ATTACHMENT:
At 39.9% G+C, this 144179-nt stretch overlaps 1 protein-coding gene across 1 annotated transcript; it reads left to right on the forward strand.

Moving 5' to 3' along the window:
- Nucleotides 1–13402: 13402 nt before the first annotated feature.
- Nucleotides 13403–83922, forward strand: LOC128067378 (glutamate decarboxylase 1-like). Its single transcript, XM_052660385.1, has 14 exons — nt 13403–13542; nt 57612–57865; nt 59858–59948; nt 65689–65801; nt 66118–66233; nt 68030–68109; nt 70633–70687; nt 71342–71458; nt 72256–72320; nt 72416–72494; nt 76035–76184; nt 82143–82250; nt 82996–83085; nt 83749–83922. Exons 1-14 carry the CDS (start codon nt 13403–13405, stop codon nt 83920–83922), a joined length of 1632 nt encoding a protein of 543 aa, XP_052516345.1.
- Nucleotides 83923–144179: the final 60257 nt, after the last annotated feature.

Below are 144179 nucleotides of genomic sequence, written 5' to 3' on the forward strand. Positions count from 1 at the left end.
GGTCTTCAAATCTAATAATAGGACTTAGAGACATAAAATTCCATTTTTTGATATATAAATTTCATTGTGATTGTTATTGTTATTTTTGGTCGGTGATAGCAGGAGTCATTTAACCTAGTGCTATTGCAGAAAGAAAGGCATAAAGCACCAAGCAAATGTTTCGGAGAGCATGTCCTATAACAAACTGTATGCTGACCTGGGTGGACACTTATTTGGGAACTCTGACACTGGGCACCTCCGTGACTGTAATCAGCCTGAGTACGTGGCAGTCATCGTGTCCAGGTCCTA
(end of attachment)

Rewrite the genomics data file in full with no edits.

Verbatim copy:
At 39.9% G+C, this 144179-nt stretch overlaps 1 protein-coding gene across 1 annotated transcript; it reads left to right on the forward strand.

Moving 5' to 3' along the window:
- Nucleotides 1–13402: 13402 nt before the first annotated feature.
- Nucleotides 13403–83922, forward strand: LOC128067378 (glutamate decarboxylase 1-like). Its single transcript, XM_052660385.1, has 14 exons — nt 13403–13542; nt 57612–57865; nt 59858–59948; nt 65689–65801; nt 66118–66233; nt 68030–68109; nt 70633–70687; nt 71342–71458; nt 72256–72320; nt 72416–72494; nt 76035–76184; nt 82143–82250; nt 82996–83085; nt 83749–83922. Exons 1-14 carry the CDS (start codon nt 13403–13405, stop codon nt 83920–83922), a joined length of 1632 nt encoding a protein of 543 aa, XP_052516345.1.
- Nucleotides 83923–144179: the final 60257 nt, after the last annotated feature.

Below are 144179 nucleotides of genomic sequence, written 5' to 3' on the forward strand. Positions count from 1 at the left end.
GGTCTTCAAATCTAATAATAGGACTTAGAGACATAAAATTCCATTTTTTGATATATAAATTTCATTGTGATTGTTATTGTTATTTTTGGTCGGTGATAGCAGGAGTCATTTAACCTAGTGCTATTGCAGAAAGAAAGGCATAAAGCACCAAGCAAATGTTTCGGAGAGCATGTCCTATAACAAACTGTATGCTGACCTGGGTGGACACTTATTTGGGAACTCTGACACTGGGCACCTCCGTGACTGTAATCAGCCTGAGTACGTGGCAGTCATCGTGTCCAGGTCCTA